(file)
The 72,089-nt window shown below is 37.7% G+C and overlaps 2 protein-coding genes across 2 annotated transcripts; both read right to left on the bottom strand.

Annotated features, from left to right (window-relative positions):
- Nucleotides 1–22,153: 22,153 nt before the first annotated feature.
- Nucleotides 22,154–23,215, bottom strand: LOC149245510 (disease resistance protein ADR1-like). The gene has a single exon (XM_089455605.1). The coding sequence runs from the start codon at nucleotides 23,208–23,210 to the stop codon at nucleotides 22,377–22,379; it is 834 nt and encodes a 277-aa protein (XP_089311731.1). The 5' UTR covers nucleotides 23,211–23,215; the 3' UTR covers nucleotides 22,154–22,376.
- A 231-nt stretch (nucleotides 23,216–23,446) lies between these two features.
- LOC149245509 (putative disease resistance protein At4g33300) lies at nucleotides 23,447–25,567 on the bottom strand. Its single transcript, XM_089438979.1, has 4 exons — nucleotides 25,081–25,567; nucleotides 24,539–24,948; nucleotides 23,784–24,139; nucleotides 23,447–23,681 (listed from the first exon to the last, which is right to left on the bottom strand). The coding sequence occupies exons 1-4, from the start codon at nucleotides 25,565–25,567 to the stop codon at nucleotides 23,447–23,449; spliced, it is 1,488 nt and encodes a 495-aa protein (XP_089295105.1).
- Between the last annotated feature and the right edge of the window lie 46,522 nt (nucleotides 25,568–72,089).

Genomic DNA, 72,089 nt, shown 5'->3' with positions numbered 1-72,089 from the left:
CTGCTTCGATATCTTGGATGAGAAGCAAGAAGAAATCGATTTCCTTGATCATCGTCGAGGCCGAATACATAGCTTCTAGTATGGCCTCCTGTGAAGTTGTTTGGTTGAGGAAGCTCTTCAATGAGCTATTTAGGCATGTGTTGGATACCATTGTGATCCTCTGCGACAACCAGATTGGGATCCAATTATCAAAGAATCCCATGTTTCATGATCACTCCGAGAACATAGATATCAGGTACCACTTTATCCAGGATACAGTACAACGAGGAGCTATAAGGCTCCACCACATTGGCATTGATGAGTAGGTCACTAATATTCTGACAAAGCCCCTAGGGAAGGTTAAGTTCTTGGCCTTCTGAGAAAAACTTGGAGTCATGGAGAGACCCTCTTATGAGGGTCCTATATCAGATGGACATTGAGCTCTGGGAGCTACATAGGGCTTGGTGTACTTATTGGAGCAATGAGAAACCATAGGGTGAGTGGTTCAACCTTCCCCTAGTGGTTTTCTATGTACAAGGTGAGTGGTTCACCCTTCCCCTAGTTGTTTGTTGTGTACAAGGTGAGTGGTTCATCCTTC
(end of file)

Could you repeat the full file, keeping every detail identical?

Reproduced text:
The 72,089-nt window shown below is 37.7% G+C and overlaps 2 protein-coding genes across 2 annotated transcripts; both read right to left on the bottom strand.

Annotated features, from left to right (window-relative positions):
- Nucleotides 1–22,153: 22,153 nt before the first annotated feature.
- Nucleotides 22,154–23,215, bottom strand: LOC149245510 (disease resistance protein ADR1-like). The gene has a single exon (XM_089455605.1). The coding sequence runs from the start codon at nucleotides 23,208–23,210 to the stop codon at nucleotides 22,377–22,379; it is 834 nt and encodes a 277-aa protein (XP_089311731.1). The 5' UTR covers nucleotides 23,211–23,215; the 3' UTR covers nucleotides 22,154–22,376.
- A 231-nt stretch (nucleotides 23,216–23,446) lies between these two features.
- LOC149245509 (putative disease resistance protein At4g33300) lies at nucleotides 23,447–25,567 on the bottom strand. Its single transcript, XM_089438979.1, has 4 exons — nucleotides 25,081–25,567; nucleotides 24,539–24,948; nucleotides 23,784–24,139; nucleotides 23,447–23,681 (listed from the first exon to the last, which is right to left on the bottom strand). The coding sequence occupies exons 1-4, from the start codon at nucleotides 25,565–25,567 to the stop codon at nucleotides 23,447–23,449; spliced, it is 1,488 nt and encodes a 495-aa protein (XP_089295105.1).
- Between the last annotated feature and the right edge of the window lie 46,522 nt (nucleotides 25,568–72,089).

Genomic DNA, 72,089 nt, shown 5'->3' with positions numbered 1-72,089 from the left:
CTGCTTCGATATCTTGGATGAGAAGCAAGAAGAAATCGATTTCCTTGATCATCGTCGAGGCCGAATACATAGCTTCTAGTATGGCCTCCTGTGAAGTTGTTTGGTTGAGGAAGCTCTTCAATGAGCTATTTAGGCATGTGTTGGATACCATTGTGATCCTCTGCGACAACCAGATTGGGATCCAATTATCAAAGAATCCCATGTTTCATGATCACTCCGAGAACATAGATATCAGGTACCACTTTATCCAGGATACAGTACAACGAGGAGCTATAAGGCTCCACCACATTGGCATTGATGAGTAGGTCACTAATATTCTGACAAAGCCCCTAGGGAAGGTTAAGTTCTTGGCCTTCTGAGAAAAACTTGGAGTCATGGAGAGACCCTCTTATGAGGGTCCTATATCAGATGGACATTGAGCTCTGGGAGCTACATAGGGCTTGGTGTACTTATTGGAGCAATGAGAAACCATAGGGTGAGTGGTTCAACCTTCCCCTAGTGGTTTTCTATGTACAAGGTGAGTGGTTCACCCTTCCCCTAGTTGTTTGTTGTGTACAAGGTGAGTGGTTCATCCTTC